Some women don't want kids. And that's OK. This comic breaks it down.

Kate McDonough doesn't want kids, and some people can't seem to wrap their head around that.

She's thoughtful, patient, and enjoys working with kids. She even hopes to be an art therapist one day. But that doesn't mean Kate is interested in motherhood.

"I have never felt the desire to be a mom, even when I try to force it," she wrote on her blog."It’s just not in me. I think it would be much worse to become a mother to a child that I do not want than to disappoint people who expect motherhood of me."


Photo by iStock.

McDonough isn't alone — more women than ever before are choosing not to be parents.

For most of them, the decision is easy. Some may choose to focus on their education or career; others may not be able to afford it or might choose not to for medical or health reasons. And some just aren't interested in raising kids.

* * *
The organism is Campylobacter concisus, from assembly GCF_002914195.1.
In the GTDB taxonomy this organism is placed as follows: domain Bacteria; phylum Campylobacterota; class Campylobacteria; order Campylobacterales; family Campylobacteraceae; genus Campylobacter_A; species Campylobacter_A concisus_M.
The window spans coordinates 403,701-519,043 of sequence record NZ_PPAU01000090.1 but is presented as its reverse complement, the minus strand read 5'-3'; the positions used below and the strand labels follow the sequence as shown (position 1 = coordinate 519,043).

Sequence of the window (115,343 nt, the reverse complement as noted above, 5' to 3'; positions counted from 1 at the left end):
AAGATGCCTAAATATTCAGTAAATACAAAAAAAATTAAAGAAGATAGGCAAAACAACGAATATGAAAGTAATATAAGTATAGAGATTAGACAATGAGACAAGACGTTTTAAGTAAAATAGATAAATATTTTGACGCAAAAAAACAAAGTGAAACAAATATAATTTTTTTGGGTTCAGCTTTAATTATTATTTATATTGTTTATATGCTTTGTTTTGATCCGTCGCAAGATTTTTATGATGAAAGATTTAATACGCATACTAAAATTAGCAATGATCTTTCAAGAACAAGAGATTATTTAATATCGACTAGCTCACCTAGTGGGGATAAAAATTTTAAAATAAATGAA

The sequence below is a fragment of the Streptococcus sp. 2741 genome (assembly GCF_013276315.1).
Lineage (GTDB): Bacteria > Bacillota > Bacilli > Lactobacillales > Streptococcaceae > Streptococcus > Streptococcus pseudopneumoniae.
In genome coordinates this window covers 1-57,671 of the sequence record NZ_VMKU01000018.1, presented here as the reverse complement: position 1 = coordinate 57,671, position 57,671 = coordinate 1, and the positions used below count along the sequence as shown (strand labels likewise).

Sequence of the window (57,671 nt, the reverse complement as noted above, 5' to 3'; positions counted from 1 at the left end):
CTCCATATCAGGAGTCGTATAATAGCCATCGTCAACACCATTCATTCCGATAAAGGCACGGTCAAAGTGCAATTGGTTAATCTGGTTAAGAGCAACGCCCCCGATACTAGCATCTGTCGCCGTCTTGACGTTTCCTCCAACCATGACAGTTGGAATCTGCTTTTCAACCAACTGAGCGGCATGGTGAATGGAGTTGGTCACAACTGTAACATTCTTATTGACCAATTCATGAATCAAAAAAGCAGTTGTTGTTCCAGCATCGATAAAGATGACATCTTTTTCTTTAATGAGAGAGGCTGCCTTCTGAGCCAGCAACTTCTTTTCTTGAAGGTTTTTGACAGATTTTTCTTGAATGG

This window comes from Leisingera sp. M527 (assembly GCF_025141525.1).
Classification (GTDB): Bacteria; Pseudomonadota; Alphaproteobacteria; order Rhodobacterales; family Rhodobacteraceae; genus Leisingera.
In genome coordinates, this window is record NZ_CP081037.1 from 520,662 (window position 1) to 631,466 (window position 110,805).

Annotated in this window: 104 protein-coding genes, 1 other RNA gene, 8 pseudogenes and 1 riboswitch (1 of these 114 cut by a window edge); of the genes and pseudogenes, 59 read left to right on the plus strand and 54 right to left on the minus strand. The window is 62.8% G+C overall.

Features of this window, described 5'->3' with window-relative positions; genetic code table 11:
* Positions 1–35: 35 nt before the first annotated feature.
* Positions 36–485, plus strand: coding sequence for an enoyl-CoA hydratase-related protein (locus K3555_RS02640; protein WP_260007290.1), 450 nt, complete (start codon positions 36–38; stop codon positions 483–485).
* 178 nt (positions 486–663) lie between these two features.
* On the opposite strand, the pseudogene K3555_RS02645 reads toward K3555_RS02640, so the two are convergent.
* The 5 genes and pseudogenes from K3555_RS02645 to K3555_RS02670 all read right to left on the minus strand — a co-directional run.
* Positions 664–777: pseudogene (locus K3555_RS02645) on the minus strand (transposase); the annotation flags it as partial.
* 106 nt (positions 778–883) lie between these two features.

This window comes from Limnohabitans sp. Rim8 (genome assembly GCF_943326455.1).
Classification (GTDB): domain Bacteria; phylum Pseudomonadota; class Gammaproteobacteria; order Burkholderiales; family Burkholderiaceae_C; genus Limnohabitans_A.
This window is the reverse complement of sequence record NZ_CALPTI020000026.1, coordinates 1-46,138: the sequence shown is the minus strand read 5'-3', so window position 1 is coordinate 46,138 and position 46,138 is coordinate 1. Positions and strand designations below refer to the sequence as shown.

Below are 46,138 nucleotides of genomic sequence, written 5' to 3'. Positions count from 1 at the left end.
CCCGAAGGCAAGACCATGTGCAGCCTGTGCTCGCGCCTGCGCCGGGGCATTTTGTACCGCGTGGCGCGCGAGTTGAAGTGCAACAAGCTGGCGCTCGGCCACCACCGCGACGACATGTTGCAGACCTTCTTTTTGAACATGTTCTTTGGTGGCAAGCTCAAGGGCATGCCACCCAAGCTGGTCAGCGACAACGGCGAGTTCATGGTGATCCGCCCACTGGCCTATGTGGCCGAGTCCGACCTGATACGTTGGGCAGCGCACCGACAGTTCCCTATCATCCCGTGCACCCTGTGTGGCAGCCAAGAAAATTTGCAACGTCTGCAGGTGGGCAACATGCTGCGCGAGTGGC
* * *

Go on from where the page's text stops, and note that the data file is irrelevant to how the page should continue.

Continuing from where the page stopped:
Frankly, their reasons aren't anyone's business. Because the only problem with not wanting to have children is how much other people take issue with the choice. Women who choose not to have kids are often singled out for being selfish or not understanding what "real love" is (whatever that means). While other questions or remarks are less malicious, that doesn't make them any less frustrating or hurtful.

"Part of the problem is that child-talk has become ingrained in small-talk," McDonough wrote in an email. "Many people don't even realize how invasive the question can be. There are a million different reasons someone may not have children, and it's a sensitive topic."

Photo by iStock.

She decided to illustrate her frustration and pitch-perfect response in her comic "Pretty, Pretty Ugly."

The resulting strip beautifully depicts why McDonough doesn't want kids and offers support for other women making their own choices.

Comic by Kate McDonough, used with permission.

McDonough's story is not every woman's story, but that's the point. Motherhood is a personal decision.

Since she posted the comic to her Tumblr seven months ago, most of the feedback has been positive.

The original post has more than 58,000 notes. Many readers thanked McDonough for putting their feelings into words (and pictures). Even parents chimed in to voice their support. And the feedback wasn't limited to McDonough's peers either.